Strengthening Constitutional Self-Government

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Finally . . . Perspective and a Sense of Humor

About astronauts who (gasp!) tip back a few. Charles Krauthammer does an admirable job of defending them. I especially love this line: "I dare say that if the standards of today’s fussy flight surgeons had been applied to pilots showing up for morning duty in the Battle of Britain, the signs in Piccadilly would today be in German."

Discussions - 4 Comments

No sh#@!

Hear, hear!

I remember a Car&Driver editorial from the 1970s. It said that NASA's biggest mistake was sanitizing the image of the astronauts. Car&Driver thought that if the public knew what the astronauts were really like -- Car&Driver focused on their affinity for sports cars and motorcycles and general hellraising -- public support for the space program would never wane.

I thought they were on to something.

I'm reading a book titled "FIGHTER BOYS;" it's about the experiences of RAF fighter pilots during the Battle of Britain.

Many pilots drank over 6 pints a night, and as the battle intensified towards late Summer, their drinking also intensified.

It was observed that those pilots who didn't go out drinking were MORE LIKELY to end up being shot down. There were RAF pilots who spent the whole night drinking and socializing, and would arrive at their field shortly prior to first light, without so much as an hour sleep.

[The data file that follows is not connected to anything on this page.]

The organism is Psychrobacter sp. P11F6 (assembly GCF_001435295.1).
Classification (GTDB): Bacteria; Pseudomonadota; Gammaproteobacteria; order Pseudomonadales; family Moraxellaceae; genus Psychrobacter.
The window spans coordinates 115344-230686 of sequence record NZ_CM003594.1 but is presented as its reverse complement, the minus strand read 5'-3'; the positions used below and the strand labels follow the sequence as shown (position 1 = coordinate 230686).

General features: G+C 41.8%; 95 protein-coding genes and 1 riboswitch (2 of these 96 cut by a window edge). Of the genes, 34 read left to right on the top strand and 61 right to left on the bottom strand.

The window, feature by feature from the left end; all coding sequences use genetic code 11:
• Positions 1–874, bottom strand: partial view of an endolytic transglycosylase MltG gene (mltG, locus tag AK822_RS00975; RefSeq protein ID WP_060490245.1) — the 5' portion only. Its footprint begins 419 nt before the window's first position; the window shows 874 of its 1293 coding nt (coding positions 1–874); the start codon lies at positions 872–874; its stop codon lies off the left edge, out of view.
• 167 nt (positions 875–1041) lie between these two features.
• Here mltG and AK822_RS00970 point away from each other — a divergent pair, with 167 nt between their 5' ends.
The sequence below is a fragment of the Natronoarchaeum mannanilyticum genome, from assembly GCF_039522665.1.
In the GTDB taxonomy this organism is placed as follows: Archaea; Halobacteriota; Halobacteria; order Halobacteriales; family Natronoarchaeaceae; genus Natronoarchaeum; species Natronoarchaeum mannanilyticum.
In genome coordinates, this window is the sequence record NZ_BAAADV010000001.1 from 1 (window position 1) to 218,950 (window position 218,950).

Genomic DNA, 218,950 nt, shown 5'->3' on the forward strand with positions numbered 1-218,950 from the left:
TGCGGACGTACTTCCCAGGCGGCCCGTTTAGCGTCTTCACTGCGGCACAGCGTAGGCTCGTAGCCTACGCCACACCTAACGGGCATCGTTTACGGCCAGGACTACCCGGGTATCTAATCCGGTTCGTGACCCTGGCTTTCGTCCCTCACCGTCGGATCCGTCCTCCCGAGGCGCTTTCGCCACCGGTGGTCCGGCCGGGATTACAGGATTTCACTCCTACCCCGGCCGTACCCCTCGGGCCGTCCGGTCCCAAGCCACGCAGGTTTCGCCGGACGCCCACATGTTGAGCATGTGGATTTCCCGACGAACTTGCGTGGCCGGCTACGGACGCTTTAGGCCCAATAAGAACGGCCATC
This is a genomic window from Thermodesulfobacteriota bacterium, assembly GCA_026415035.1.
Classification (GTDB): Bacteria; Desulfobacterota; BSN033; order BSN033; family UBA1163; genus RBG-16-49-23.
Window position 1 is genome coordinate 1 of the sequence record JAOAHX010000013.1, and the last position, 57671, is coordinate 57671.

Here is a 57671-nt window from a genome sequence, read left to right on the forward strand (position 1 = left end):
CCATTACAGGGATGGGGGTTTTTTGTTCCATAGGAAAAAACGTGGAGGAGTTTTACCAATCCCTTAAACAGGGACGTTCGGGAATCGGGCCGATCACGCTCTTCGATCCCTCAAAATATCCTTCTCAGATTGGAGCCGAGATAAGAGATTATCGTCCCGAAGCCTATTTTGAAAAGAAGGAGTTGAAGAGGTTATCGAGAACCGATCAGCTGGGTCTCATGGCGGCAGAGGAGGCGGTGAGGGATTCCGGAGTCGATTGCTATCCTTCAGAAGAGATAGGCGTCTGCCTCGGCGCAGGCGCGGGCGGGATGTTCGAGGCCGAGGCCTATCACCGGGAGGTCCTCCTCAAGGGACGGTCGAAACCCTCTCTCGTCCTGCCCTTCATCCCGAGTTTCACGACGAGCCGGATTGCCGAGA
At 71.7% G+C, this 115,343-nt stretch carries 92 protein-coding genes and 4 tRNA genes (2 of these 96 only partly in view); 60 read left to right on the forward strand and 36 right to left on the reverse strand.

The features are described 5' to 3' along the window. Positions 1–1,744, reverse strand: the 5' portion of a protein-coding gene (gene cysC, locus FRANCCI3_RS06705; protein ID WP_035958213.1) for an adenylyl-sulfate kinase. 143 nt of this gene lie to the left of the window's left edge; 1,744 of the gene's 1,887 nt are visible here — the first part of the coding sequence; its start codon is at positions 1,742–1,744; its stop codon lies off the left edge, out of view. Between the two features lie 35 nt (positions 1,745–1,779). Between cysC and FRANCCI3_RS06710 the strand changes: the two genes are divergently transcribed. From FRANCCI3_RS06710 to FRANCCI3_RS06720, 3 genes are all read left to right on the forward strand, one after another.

Drinking was both a coping mechanism and also a way for the RAF pilots to maintain the right tone. There was social pressure to trivialize what they were doing and facing. Pilots that were shot down were said to have "gone in." One of the worst things that could be said of a pilot was that he was "shooting a line," which meant that he was affecting not a studied disregard for danger, but affecting a guy having to rough it. One of the more famous pilots, Douglas Bader, said that a squadron was "shooting a line" when they returned from France, because they were unshaved, unwashed, and clearly appeared worn out. They had been in action two weeks straight, lost half their compliment, and just completed covering the evacuation of the BEF at Dunkerque. Bader's judgement of that squadron wasn't made known to them until decades later, and when it was, it caused quite a stir.

Drinking is part of the lifestyle of the pilot, of the naval aviator. And I don't see the reason that we can trust them to fly multimillion dollar aircraft, but all of a sudden draw the line when they're transferred to NASA.

I've a better idea. Let's dump NASA. Let's deliver the whole damn thing over to the NAVY. The civilian administrators at NASA can't be relied on, they're likely to overreact to trifles, and they've a program that literally and figuratively goes in circles. NASA is increasingly given over to what pilots might term, the "Mickey Mouse."

NASA has outlived its usefulness.

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